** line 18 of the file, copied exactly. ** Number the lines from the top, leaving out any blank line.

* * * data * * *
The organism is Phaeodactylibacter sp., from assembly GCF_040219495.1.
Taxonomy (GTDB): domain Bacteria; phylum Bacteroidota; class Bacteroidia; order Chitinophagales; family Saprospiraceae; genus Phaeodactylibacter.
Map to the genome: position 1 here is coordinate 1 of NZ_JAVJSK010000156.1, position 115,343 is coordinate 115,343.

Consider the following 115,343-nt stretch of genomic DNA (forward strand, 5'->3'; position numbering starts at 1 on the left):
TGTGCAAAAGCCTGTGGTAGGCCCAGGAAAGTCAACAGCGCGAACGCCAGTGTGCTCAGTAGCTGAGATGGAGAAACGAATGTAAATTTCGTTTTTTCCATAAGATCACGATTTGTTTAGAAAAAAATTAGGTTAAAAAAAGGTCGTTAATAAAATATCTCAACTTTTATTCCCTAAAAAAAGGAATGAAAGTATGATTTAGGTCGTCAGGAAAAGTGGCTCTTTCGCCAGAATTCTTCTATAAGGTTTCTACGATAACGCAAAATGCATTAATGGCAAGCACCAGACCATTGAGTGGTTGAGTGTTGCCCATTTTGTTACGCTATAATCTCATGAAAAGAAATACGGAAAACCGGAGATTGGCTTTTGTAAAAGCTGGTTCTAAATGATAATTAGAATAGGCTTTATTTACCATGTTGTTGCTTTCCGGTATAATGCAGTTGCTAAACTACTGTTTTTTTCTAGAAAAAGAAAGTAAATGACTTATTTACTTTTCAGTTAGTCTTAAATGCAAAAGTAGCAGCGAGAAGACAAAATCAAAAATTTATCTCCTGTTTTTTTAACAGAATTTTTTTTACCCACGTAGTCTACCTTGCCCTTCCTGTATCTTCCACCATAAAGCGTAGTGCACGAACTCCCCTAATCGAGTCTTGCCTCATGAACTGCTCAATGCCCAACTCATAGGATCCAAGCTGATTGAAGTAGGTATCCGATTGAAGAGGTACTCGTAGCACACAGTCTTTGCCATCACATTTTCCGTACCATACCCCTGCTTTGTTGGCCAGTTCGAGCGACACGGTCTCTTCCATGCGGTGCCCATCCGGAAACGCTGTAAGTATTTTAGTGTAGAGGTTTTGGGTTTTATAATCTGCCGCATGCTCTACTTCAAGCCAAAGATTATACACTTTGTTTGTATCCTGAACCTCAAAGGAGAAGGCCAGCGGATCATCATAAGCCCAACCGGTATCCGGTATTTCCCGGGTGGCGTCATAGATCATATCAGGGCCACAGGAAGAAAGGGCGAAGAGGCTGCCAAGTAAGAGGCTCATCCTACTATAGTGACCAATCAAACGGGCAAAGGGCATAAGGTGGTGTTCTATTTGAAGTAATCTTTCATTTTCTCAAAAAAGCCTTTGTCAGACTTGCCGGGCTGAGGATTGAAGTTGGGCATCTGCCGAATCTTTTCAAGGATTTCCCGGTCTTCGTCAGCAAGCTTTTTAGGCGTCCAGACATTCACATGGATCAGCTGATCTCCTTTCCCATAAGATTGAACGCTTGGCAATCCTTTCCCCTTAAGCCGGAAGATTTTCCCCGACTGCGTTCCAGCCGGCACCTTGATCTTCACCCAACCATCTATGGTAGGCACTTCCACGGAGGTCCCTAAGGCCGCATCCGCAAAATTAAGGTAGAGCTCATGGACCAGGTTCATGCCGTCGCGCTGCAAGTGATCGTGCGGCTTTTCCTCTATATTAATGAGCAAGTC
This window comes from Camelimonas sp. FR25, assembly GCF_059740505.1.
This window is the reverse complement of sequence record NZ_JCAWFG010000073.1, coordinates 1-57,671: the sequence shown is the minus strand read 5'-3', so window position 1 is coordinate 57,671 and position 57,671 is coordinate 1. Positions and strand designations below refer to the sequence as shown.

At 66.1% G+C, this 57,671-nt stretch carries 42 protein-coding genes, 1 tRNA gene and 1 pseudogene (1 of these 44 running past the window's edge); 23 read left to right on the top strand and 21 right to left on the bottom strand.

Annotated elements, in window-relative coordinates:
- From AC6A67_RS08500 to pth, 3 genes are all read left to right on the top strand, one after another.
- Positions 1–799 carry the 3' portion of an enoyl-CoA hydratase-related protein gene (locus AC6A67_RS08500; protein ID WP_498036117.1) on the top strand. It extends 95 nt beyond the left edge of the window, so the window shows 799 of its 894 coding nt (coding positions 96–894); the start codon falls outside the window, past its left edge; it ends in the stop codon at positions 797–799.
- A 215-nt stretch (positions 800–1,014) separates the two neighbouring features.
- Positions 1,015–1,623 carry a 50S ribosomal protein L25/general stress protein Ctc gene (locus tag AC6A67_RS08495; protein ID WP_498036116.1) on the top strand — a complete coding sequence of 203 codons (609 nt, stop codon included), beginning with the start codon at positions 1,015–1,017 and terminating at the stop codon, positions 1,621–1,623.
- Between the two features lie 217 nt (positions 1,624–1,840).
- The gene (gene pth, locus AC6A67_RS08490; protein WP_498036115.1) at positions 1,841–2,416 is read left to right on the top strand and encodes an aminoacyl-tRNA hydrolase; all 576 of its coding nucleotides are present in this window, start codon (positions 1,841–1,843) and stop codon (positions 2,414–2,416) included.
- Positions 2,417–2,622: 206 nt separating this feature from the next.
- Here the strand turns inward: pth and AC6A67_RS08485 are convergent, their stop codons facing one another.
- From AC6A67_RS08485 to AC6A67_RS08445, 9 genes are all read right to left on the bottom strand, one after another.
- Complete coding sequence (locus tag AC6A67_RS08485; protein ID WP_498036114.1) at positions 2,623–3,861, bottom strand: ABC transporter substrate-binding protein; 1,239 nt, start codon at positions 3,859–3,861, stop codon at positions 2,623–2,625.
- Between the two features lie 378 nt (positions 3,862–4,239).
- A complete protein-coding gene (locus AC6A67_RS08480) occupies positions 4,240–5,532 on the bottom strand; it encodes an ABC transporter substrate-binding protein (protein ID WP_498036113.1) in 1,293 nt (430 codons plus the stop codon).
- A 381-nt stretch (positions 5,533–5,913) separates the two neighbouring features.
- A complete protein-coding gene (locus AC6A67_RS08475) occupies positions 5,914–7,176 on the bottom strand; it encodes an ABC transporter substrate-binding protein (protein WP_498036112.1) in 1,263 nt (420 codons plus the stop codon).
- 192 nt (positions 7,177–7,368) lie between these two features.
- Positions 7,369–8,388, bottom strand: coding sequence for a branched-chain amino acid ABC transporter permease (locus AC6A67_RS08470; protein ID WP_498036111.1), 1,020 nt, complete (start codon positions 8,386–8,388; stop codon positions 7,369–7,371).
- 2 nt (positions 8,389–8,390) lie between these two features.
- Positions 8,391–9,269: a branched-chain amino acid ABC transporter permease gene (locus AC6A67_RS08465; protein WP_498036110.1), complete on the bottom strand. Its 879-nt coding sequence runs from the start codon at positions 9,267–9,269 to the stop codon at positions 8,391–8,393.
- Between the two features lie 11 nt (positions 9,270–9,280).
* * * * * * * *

- From AC6A67_RS08485 to AC6A67_RS08445, 9 genes are all read right to left on the bottom strand, one after another.